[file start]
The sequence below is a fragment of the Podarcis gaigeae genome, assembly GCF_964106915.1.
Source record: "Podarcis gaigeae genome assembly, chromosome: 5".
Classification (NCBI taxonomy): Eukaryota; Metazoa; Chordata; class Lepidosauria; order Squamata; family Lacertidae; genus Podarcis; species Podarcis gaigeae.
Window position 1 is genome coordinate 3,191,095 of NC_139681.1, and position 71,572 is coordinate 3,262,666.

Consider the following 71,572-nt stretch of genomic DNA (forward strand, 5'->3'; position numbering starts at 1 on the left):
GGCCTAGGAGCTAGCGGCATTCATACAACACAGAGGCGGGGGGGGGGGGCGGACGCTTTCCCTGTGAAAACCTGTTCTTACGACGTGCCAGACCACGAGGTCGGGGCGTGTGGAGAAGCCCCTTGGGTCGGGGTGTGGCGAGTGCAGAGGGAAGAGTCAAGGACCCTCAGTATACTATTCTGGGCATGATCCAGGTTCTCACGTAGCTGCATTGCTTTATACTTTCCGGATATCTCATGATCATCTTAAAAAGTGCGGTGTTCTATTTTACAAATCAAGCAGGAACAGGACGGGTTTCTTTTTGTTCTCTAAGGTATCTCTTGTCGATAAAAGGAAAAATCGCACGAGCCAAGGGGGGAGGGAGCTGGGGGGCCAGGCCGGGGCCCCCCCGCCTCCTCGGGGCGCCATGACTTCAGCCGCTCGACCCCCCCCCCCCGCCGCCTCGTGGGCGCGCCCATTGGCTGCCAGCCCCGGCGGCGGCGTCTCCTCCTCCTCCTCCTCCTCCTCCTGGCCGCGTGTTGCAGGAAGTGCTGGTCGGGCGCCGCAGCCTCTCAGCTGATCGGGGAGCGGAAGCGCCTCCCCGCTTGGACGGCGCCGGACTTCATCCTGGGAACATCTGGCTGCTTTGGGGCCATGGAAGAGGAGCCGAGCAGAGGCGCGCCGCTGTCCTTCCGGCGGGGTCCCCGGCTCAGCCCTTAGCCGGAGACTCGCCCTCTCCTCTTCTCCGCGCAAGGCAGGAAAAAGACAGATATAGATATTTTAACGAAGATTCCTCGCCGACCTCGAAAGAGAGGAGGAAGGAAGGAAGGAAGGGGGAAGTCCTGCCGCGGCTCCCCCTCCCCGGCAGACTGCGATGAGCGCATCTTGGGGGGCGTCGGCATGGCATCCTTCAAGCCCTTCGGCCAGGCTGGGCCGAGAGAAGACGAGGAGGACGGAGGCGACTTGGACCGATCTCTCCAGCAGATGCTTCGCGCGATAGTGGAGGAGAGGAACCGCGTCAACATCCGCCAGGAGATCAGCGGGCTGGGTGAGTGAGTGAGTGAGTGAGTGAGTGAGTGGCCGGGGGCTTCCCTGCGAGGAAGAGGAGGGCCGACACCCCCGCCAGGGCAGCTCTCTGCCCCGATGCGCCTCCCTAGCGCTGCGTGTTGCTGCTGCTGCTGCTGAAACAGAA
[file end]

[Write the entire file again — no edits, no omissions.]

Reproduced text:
The sequence below is a fragment of the Podarcis gaigeae genome, assembly GCF_964106915.1.
Source record: "Podarcis gaigeae genome assembly, chromosome: 5".
Classification (NCBI taxonomy): Eukaryota; Metazoa; Chordata; class Lepidosauria; order Squamata; family Lacertidae; genus Podarcis; species Podarcis gaigeae.
Window position 1 is genome coordinate 3,191,095 of NC_139681.1, and position 71,572 is coordinate 3,262,666.

Consider the following 71,572-nt stretch of genomic DNA (forward strand, 5'->3'; position numbering starts at 1 on the left):
GGCCTAGGAGCTAGCGGCATTCATACAACACAGAGGCGGGGGGGGGGGGCGGACGCTTTCCCTGTGAAAACCTGTTCTTACGACGTGCCAGACCACGAGGTCGGGGCGTGTGGAGAAGCCCCTTGGGTCGGGGTGTGGCGAGTGCAGAGGGAAGAGTCAAGGACCCTCAGTATACTATTCTGGGCATGATCCAGGTTCTCACGTAGCTGCATTGCTTTATACTTTCCGGATATCTCATGATCATCTTAAAAAGTGCGGTGTTCTATTTTACAAATCAAGCAGGAACAGGACGGGTTTCTTTTTGTTCTCTAAGGTATCTCTTGTCGATAAAAGGAAAAATCGCACGAGCCAAGGGGGGAGGGAGCTGGGGGGCCAGGCCGGGGCCCCCCCGCCTCCTCGGGGCGCCATGACTTCAGCCGCTCGACCCCCCCCCCCCGCCGCCTCGTGGGCGCGCCCATTGGCTGCCAGCCCCGGCGGCGGCGTCTCCTCCTCCTCCTCCTCCTCCTCCTGGCCGCGTGTTGCAGGAAGTGCTGGTCGGGCGCCGCAGCCTCTCAGCTGATCGGGGAGCGGAAGCGCCTCCCCGCTTGGACGGCGCCGGACTTCATCCTGGGAACATCTGGCTGCTTTGGGGCCATGGAAGAGGAGCCGAGCAGAGGCGCGCCGCTGTCCTTCCGGCGGGGTCCCCGGCTCAGCCCTTAGCCGGAGACTCGCCCTCTCCTCTTCTCCGCGCAAGGCAGGAAAAAGACAGATATAGATATTTTAACGAAGATTCCTCGCCGACCTCGAAAGAGAGGAGGAAGGAAGGAAGGAAGGGGGAAGTCCTGCCGCGGCTCCCCCTCCCCGGCAGACTGCGATGAGCGCATCTTGGGGGGCGTCGGCATGGCATCCTTCAAGCCCTTCGGCCAGGCTGGGCCGAGAGAAGACGAGGAGGACGGAGGCGACTTGGACCGATCTCTCCAGCAGATGCTTCGCGCGATAGTGGAGGAGAGGAACCGCGTCAACATCCGCCAGGAGATCAGCGGGCTGGGTGAGTGAGTGAGTGAGTGAGTGAGTGAGTGGCCGGGGGCTTCCCTGCGAGGAAGAGGAGGGCCGACACCCCCGCCAGGGCAGCTCTCTGCCCCGATGCGCCTCCCTAGCGCTGCGTGTTGCTGCTGCTGCTGCTGAAACAGAA